Academic journal article International Public Health Journal

Childhood Maltreatment and HIV Risk-Taking among Men Using the Internet Specifically to Find Partners for Unprotected Sex

Academic journal article International Public Health Journal

Childhood Maltreatment and HIV Risk-Taking among Men Using the Internet Specifically to Find Partners for Unprotected Sex

Article excerpt

Introduction

Childhood maltreatment, whether in the form of sexual abuse, physical abuse, emotional abuse, or neglect, has been linked with a wide variety of adverse outcomes in adulthood. These include mental health problems (e.g., depression, anxiety, post- traumatic stress disorder, attempted suicide, history of substance abuse) (1), HIV risk behaviors (2,3) and obesity (4). This has been true for a number of populations, including men who have sex with men (3,5), heterosexual men (6), lesbians (4), and heterosexual women (2), indicating that the effects of early-life maltreatment are far-reaching and longlasting.

Sexual abuse experiences have been linked with a greater risk for practicing risky sex later in life in men who have sex with men (MSM), specifically because of the effect of these experiences on men's psychological health. Childhood sexual abuse was discussed as a precursor to adulthood involvement in HIV risk-taking in Fields, Malebranche, and FeistPrice's (7) research on African American MSM. Catania and colleagues (8: 925) noted that childhood sexual abuse "contributes to the ongoing HIV epidemic among MSM by distorting or undermining critical motivational, coping, and interpersonal factors that, in turn, influence adult sexual risk behavior." Dorais' (5) qualitative study of childhood sexual abuse and HIV risk taking among MSM revealed the former to be associated with an inability to assert oneself with regard to one's sexual safety and a greater tendency toward sexual compulsivity. In their bi-coastal study of HIV-positive MSM, O'Leary, Purcell, Remien, and Gomez (9) reported a link between childhood sexual abuse and engaging in unprotected anal intercourse with serodiscordant partners. In a study of gay and bisexual men attending a midwestern gay pride festival, childhood sexual abuse was found to be related to the likelihood of being HIV-positive, having exchanged sex for money, and the use of sex-related drugs, but not to the practice of unprotected sex (10). In another study of men attending a different city's gay pride festival (11), childhood sexual abuse was found to be related to a history of exchanging sex for drugs and/or money, but not to unprotected anal intercourse. Saewyc and colleagues (12) studied adolescents located in the Pacific Northwest, and concluded that sexual victimization contributed to greater overall HIV risk behavior involvement (based on a composite scale measuring seven different HIV risk practices) among the gay and bisexual students in their sample. Rosario, Schrimshaw, and Hunter (13) also based their work on gay and bisexual adolescents and young adults, and found that childhood sexual abuse was related to having a larger number of sex partners, which in turn was related to a greater likelihood of engaging in unprotected anal sex.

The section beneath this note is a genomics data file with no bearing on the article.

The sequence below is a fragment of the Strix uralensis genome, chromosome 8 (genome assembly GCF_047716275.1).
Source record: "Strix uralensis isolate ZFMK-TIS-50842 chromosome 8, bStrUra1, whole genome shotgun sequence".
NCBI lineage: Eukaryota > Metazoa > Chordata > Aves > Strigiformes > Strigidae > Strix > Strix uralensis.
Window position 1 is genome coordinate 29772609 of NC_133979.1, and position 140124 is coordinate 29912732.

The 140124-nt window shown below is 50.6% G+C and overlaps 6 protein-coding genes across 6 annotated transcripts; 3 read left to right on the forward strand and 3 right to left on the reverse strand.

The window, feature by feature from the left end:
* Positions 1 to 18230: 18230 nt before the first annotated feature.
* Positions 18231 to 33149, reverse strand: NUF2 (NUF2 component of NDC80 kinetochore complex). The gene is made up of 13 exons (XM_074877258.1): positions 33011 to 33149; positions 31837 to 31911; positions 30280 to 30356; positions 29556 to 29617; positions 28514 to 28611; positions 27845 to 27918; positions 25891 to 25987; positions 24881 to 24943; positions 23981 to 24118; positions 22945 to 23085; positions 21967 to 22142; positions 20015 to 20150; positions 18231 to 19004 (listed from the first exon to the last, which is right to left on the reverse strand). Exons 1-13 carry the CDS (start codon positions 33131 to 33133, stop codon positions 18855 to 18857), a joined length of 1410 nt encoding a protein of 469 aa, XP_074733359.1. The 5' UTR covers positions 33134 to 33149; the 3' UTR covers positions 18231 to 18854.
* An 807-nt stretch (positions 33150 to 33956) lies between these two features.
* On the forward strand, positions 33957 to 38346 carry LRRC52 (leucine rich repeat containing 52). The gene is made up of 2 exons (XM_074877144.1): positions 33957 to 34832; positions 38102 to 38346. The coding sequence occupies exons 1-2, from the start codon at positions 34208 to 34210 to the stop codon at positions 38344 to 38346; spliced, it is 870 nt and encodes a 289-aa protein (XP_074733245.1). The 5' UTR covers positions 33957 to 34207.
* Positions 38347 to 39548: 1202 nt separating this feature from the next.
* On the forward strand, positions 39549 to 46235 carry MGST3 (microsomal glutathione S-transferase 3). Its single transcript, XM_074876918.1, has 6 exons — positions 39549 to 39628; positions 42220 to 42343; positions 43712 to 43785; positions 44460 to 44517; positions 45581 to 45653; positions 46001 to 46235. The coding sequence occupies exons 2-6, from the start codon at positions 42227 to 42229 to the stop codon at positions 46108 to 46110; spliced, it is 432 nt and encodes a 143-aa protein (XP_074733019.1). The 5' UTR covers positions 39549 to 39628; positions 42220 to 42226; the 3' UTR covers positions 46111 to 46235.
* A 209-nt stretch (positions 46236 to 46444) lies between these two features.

In contrast to the preceding, the present authors find it noteworthy that studies examining the effects of other types of childhood maltreatment (e.g., physical abuse, emotional abuse, emotional neglect, physical neglect) on HIV risk taking are very scarce in the published literature. One noteworthy exception is the research conducted by Paul, Catania, Pollack, and Stall (14) on the topic of physical abuse. These authors found that parent-child physical abuse, one component of what they termed "adverse familial experiences," was a mediating factor for six sexual risk factors, including having unprotected sex with a non-primary partner and having unprotected sex with a serodiscordant partner. Much more needs to be learned and reported regarding the effects that childhood physical abuse has on HIV risk-taking later in life, and on the effects that other types of childhood maltreatment have on subsequent involvement in risky practices.

Contemporary thinking on the relationship between childhood maltreatment experiences and HIV risk behaviors in adulthood (primarily based on the childhood sexual abuse literature) suggests that the former influence the latter by virtue of their impact upon various aspects of mental health functioning, which in turn is related more closely to risk practices because of its temporal proximity. …

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